I really wanted that bonus, and honestly it shouldn’t have been that hard to get. An average feedback score of four out of five for a corporate training course on a subject that I know really well? That’s a B. 80%. No sweat. But it didn’t happen and I’m pretty sure I know why.
Reason 1: It wasn’t my course. I didn’t design it. There was a company that was contracted by the client to develop the content and I was subcontracted to do the training alongside the company’s internal trainers. The participants just didn’t like the course. So the course got panned and indirectly so did I.
Reason 2: I didn’t/couldn’t find out what the participants were asked to evaluate. Was is about the way I ran my sessions or was it more how they felt about the program? Were they evaluating things I could control, like my energy level and preparation, or was it more about things I had no control over such as the pace of the course and its content? It appears to have been the latter based on some overall course feedback that I saw.
This isn’t the first time I’ve walked into a training session feeling like I was being asked to sell defective goods. I’ve had to work with other people’s and organizations’ materials and curricula before, and it’s really hard because 1) you’re not as familiar with it as you would be with your own stuff and 2) if it isn’t very good, 99% of the time they won’t let you fix it. Sometimes they don’t see that it’s weak and/or flawed and other times they know it’s not great but they think you should be able to “bring it to life” like you do with your own materials. If only it worked that way.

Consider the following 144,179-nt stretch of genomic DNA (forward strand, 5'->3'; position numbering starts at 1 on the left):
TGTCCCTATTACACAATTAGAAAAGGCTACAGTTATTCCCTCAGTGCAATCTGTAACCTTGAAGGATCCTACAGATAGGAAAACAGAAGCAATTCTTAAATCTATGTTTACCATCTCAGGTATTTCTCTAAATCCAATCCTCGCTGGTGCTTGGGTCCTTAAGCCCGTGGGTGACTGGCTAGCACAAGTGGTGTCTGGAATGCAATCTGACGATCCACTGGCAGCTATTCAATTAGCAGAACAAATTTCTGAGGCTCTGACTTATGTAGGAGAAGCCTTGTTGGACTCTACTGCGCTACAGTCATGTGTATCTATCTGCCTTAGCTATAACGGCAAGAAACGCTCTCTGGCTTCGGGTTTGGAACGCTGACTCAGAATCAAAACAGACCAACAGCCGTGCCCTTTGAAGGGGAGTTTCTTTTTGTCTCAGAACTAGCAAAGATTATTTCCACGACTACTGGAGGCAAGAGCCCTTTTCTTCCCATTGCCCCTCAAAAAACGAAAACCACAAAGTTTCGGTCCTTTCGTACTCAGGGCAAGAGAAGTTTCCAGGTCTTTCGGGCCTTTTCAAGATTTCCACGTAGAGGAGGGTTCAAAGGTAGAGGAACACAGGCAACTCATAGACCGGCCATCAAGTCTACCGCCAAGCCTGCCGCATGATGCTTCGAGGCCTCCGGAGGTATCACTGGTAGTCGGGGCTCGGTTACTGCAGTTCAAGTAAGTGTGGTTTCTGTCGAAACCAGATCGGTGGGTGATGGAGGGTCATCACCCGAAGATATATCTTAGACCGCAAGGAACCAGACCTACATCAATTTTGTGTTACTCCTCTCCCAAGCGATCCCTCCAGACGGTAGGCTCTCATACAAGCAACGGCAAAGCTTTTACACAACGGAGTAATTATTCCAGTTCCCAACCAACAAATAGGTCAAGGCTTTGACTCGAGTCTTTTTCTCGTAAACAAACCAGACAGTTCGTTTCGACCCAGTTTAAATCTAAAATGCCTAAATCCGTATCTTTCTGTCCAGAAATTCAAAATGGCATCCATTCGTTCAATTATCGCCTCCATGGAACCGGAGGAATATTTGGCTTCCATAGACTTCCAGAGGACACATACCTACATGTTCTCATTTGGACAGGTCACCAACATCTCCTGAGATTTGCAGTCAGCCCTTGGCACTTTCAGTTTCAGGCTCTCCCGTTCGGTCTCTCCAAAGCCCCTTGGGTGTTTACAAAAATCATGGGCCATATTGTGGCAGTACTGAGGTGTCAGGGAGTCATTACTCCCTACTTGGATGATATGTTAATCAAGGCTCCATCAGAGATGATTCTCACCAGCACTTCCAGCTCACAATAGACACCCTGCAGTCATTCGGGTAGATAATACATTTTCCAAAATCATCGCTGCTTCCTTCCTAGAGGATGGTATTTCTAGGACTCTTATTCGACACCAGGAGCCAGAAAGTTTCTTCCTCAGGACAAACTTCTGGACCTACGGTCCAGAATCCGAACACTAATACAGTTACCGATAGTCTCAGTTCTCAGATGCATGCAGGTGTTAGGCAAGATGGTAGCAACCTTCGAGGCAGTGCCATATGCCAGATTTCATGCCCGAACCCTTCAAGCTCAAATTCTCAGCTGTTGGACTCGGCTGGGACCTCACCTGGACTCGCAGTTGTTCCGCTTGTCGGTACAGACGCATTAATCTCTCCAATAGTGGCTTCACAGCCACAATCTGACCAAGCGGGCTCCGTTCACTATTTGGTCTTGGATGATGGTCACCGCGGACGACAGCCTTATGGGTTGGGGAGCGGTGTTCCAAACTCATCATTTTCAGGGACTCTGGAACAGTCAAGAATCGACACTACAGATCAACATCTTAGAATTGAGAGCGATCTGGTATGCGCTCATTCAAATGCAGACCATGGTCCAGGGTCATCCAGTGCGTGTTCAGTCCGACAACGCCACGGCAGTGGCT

I guess I’m writing this post for two reasons (wow, I’m sensing a real theme here). The first is to vent, and I suppose this blog is as good a place to “rant” as anywhere on the interwebs. The second is to warn readers that when you stand in front of a group of people and expect them to give you their time and attention, to step out of their comfort zone to try something new, you need to bring a big personality and you also need the right tools for the job. (Does this qualify as a reflection?) Tiger Woods shouldn’t play the final round of a major tournament with a set of borrowed clubs from a guy who missed the cut. Likewise, be really careful risking your reputation trying to salvage a mediocre course.
So, what should you do if you have the opportunity to make some money using someone else’s materials and you don’t feel like they are that strong? First of all, how much money is it? Seriously, this gig paid really well so I wasn’t going to threaten to quit if they didn’t do things my way. I went in there like a good soldier and fired where they pointed. If the money was average, I might have turned it down. Here’s why: I don’t think I made the impression that I wanted to make. Honestly, I felt like I was training the participants with one hand tied behind my back. They didn’t take my course so they didn’t get the best me. If you run your own business, YOU are the brand. That means every talk you give and every training session you lead affects what people think of you, and thus your company. If you are going to potentially do damage to your brand, it better pay really well!
Postscript: After finding out there would be no bonus due to the low overall course feedback scores, I contacted the company and suggested they consider using my materials and curriculum for future training sessions. I’m offering a program that I have run for major corporations and government research centers and the feedback is always stellar. The company said they will consider it but I don’t know if they can convince the client to make the wholesale changes required for the training course to be conducted successfully. Michael will tell you that I can be a bit of a control freak so not being able to run the show might mean this professional relationship needs to end. At the end of the day I’d rather pick and choose the best opportunities to showcase what I can do than stay busy polishing turds.